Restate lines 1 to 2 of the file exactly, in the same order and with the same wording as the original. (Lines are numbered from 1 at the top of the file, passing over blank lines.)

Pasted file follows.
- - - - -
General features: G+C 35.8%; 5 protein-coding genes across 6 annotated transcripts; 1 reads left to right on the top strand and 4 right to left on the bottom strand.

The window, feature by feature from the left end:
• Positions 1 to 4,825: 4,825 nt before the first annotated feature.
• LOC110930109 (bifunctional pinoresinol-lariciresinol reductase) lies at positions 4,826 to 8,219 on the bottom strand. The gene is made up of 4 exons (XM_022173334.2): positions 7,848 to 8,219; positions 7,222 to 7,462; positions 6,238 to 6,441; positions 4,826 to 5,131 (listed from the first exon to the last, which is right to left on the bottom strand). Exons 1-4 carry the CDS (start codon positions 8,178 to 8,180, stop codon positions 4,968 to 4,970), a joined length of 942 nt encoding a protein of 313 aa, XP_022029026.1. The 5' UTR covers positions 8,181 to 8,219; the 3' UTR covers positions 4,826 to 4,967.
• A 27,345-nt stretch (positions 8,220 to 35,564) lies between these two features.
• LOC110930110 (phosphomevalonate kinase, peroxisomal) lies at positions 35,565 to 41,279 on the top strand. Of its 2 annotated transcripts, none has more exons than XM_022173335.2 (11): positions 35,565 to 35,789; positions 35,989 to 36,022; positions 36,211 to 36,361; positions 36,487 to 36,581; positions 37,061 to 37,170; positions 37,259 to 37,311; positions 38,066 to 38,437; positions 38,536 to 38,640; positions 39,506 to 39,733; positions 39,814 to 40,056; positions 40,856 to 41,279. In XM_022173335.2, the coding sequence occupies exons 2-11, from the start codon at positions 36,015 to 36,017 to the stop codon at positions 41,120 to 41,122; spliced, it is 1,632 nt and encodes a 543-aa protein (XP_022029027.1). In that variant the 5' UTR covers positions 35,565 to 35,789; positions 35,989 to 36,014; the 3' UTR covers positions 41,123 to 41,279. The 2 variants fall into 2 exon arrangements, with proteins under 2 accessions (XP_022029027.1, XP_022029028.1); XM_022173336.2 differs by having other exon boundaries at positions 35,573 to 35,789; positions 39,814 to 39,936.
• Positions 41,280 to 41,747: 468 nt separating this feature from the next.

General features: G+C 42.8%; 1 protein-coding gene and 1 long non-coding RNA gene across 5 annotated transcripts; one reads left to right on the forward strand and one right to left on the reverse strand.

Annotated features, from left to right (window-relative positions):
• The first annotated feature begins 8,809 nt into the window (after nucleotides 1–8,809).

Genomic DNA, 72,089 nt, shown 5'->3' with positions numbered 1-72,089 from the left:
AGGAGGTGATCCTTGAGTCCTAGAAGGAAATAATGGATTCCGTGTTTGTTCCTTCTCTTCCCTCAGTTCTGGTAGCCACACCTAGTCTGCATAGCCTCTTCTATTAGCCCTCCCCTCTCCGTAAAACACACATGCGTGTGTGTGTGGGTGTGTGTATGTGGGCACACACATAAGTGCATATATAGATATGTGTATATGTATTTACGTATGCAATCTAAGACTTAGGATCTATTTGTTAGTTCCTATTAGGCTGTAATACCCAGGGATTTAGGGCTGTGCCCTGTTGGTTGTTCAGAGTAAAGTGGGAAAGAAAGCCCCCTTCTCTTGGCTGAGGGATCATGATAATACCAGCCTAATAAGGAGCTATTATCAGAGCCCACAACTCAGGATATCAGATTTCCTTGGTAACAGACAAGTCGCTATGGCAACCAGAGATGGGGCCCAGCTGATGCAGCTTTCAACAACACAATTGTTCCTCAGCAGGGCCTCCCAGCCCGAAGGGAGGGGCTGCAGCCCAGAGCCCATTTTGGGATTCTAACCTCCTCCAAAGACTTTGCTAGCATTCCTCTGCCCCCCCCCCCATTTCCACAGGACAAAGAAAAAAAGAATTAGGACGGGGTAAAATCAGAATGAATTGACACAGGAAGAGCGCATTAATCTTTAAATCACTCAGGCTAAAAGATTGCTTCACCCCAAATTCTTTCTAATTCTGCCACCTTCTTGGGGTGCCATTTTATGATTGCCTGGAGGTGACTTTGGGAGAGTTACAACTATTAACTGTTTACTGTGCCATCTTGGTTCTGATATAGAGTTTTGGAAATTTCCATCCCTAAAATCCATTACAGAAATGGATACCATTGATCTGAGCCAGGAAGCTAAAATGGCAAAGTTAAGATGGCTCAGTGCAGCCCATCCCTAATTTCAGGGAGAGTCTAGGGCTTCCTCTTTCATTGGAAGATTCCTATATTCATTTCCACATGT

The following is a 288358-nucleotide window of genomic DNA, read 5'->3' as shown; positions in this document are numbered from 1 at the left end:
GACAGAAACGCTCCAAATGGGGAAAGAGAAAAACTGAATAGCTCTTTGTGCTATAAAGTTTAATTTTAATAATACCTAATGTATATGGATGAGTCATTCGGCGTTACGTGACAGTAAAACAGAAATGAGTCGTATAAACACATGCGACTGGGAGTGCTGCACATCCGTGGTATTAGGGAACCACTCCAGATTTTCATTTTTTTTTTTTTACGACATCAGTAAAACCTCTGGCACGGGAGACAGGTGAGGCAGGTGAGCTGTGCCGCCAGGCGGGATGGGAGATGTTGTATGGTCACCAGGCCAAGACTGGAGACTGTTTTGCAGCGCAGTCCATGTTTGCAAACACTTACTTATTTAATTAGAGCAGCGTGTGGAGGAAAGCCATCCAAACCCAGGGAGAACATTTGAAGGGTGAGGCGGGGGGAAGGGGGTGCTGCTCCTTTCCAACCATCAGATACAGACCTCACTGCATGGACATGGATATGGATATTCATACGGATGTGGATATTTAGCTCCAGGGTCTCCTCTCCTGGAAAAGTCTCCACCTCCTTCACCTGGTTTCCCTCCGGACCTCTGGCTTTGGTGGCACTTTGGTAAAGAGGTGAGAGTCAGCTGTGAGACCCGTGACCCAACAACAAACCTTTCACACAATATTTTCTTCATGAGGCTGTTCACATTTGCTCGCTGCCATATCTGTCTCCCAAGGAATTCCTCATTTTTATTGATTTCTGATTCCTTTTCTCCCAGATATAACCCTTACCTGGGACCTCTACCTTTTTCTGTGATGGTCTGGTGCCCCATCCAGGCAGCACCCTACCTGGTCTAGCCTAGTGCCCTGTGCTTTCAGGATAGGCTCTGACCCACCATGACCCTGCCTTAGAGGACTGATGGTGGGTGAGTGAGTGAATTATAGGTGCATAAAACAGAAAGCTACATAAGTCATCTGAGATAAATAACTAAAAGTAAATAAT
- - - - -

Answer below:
General features: G+C 35.8%; 5 protein-coding genes across 6 annotated transcripts; 1 reads left to right on the top strand and 4 right to left on the bottom strand.

The window, feature by feature from the left end: